Q: I am a certified career coach for a large company and work online with clients. For the past two years, I have had many baby boomers seek job coaching and ask me to redo their resumes. I have gotten all kinds of responses when they hear me explain how the job market works now, but I'm also seeing that nearly all clients in that age group have similar problems in knowing how to market themselves.
Not only are their resumes similar in showing all they've done but also their responses to my advice are similar and detrimental to their getting jobs. One woman absolutely refused to make changes and told me that this is how she always has done her resume and that she is not changing it. Even though she had come to me for advice, she obviously did not want it. Others have been willing to change, but I've gotten the feeling they aren't confident that it will work.
I wanted to share this with you because perhaps you could tell them the things I would love for them to understand. I can't take the time required to convince them.
Job searches have drastically changed because jobs have changed. Every large company uses a software program to weed out resumes. I know the online applications are limiting and restrictive, but today a resume has to be written using the exact words for the system to select you as a potential job candidate. Because most of the baby boomers I've helped have had jobs in which they've done a lot of different things through the years, they tend to want to include everything. Listing everything won't get them selected. Companies are now very specific in what they are seeking to fill jobs, and the system looks for those items. This doesn't sound appealing, but job candidates must think in terms of molding themselves to fit into a specific-shaped peg.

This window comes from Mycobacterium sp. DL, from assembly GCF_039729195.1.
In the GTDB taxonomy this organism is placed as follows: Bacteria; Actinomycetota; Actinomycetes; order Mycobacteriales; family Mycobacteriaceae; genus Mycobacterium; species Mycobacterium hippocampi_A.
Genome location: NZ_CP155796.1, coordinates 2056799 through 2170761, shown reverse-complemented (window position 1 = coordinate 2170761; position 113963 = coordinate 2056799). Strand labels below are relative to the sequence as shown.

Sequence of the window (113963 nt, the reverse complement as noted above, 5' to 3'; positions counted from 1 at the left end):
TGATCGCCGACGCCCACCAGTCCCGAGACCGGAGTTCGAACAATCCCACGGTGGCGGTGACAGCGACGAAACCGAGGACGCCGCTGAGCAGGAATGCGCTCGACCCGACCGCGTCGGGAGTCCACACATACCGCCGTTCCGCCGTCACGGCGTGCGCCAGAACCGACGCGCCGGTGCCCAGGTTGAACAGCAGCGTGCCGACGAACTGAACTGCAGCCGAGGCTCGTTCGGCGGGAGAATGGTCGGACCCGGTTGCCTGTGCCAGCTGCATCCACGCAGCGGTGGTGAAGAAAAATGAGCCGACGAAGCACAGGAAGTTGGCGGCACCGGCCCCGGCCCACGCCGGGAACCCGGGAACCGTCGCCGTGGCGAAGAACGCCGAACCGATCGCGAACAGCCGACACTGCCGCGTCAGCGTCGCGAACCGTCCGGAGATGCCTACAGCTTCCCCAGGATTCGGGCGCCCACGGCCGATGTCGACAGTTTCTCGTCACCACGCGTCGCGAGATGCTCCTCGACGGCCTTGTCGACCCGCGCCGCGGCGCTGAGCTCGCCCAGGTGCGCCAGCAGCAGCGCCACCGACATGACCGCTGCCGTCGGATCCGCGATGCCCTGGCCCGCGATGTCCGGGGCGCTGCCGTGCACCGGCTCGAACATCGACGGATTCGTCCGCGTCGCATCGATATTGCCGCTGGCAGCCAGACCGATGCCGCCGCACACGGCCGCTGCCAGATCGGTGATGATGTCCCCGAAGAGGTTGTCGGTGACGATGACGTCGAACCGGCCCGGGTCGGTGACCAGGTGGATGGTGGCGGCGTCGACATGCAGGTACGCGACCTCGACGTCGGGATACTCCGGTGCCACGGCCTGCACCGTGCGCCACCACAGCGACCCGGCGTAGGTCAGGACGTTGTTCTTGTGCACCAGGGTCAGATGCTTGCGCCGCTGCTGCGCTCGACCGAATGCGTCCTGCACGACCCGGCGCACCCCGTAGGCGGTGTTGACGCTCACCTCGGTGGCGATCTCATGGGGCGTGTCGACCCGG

For example, if a company lists six definite requirements, job seekers wanting that job have to use all of those words in their resumes so the system will choose them. What makes job searches work is that similar job titles at different companies may use different wording to describe what is needed, so changing one's resume ever so slightly for different jobs may be necessary. It's a tedious process and discouraging for people with extensive experience who can do much more than the job requires. Even if those people would be serious assets to a company, unless the job is for upper management, department heads and managers want to fill the jobs with employees who match the exact qualifications.
One of my clients was qualified to work in nearly every position in an operations department, so he listed everything he could do. The job listing, however, asked only for specific abilities to complete certain tasks. His resume was not getting any responses. It's hard to ask a professional to remove a lot of the tasks, but including duties from a current or previous job that aren't needed for the potential job makes the resume lose focus. No one wants to simplify a resume so as to look like everyone else, but it has to be done.
Think of the resume as a brochure to attract customers by using only key selling points. The time to show one's understanding of how the whole business works is in the interview. It's also important to reassure the interviewer that this is the job desired.
I feel bad because I can see why a person, after accomplishing so much, doesn't want to eliminate or hide job duties in generalizations. But hanging on to how things were done in the past won't get them the results they want. Maybe some of the resistance stems from their being told how things are done today, but please let baby boomers know that if they want to keep up in the workplace, they must be adaptable and flexible. I don't know what the ultimate solution is, but I try to help as much as a person will allow.
A: You have given a heartfelt explanation of what you are seeing in the job market and have said it perfectly. Baby boomers may not like the new system but will certainly appreciate your telling it like it is.
Email your questions to workplace expert Lindsey Novak at [email protected], and follow her on Twitter @I_truly_care. To find out more about Lindsey Novak and to read features by other Creators Syndicate writers and cartoonists, visit the Creators Syndicate website at www.creators.com.